The flu has hit Baker University’s campus hard this season, leaving the campus Health Center receiving numerous positive flu test results and many students unable to attend their classes.
With the flu running rampant, it has become obvious that Kansas and Missouri have been hit especially hard. In fact, it is believed that the Kansas City and St. Louis areas are this year’s flu epicenter. This conclusion was made through data found on an app rather than through a professional health organization or government-approved source.
The Kinsa app uses a “smart thermometer” to connect to users’ smartphones. Users input the flu-related symptoms they are experiencing and Kinsa puts those results onto its map. Through Kinsa’s results, the Kansas City and St. Louis areas would be considered this year’s flu epicenter.
In comparison to the United States’ current population is over 300 million people, Kinsa only has about one million users. Obviously, these results are not recognizing a great enough number of people to deem any part of the United States as an epicenter.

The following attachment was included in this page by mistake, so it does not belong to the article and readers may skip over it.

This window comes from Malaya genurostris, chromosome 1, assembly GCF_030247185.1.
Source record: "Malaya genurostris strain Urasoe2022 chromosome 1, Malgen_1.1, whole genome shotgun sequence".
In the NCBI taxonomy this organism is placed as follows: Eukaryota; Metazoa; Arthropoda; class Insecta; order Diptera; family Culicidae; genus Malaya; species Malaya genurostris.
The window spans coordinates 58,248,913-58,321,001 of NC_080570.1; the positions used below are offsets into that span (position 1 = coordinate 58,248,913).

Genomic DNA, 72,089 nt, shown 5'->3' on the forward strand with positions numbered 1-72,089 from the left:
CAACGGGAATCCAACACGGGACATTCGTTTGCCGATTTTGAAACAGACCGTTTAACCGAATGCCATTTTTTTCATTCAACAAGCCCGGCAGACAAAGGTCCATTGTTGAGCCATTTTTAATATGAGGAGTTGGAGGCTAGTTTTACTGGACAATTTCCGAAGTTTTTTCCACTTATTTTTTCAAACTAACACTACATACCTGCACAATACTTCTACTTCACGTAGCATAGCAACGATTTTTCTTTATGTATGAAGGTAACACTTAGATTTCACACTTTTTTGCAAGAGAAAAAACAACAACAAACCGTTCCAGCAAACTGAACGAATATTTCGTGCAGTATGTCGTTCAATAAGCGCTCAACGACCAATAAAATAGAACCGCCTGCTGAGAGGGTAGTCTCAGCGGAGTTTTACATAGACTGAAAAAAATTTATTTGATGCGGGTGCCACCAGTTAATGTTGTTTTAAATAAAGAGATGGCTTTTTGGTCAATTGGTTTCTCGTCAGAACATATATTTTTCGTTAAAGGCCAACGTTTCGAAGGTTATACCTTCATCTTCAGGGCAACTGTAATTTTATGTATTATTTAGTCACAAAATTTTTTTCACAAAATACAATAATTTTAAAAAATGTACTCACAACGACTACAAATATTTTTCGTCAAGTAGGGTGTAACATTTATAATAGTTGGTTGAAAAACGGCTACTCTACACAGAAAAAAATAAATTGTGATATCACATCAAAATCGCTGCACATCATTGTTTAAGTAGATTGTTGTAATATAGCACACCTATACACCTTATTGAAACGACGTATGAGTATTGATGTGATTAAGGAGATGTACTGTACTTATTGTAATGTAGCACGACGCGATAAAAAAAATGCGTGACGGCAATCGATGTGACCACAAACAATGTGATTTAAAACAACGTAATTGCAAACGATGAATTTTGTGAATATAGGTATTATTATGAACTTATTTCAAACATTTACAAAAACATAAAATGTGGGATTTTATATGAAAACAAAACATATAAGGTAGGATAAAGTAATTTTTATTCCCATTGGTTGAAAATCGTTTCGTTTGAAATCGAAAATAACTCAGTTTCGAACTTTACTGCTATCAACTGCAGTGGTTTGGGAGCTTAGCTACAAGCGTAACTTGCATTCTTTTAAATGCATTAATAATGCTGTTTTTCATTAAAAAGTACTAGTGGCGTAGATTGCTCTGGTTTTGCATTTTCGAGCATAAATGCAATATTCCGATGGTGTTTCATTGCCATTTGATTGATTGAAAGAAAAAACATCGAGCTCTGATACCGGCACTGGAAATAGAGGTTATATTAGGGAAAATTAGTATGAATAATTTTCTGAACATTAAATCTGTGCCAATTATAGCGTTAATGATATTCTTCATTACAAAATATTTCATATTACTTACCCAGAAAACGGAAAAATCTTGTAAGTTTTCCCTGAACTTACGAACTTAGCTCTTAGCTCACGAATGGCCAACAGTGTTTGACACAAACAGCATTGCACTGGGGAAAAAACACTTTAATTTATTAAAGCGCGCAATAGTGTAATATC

The map that Kinsa creates is color-coded to represent the amount of flu-related cases in each state. The darker the color, the higher number of cases reported. As the month of January progressed, the Kinsa map’s colors changed often. At one point, the West Coast had the darkest coloring. Now, it is the Midwest.
It is true that Kansas and Missouri have had a record amount of people impacted by the flu. But so have 24 other states in the country. To positively say that the Midwest is where the flu epidemic began is not a statement that should be based off of an app with only one million users. The Kinsa app also has no way to determine whether or not its users actually have the flu. The input symptoms aren’t a flu test and they should not act as a substitute.
It is still unclear where the true flu epicenter for this year is, but it is safe to say that the flu has made a big impact nationwide and everyone should take the necessary precautions to keep themselves healthy. Kinsa may not be a reliable source, but the amount of flu cases this year speaks for itself.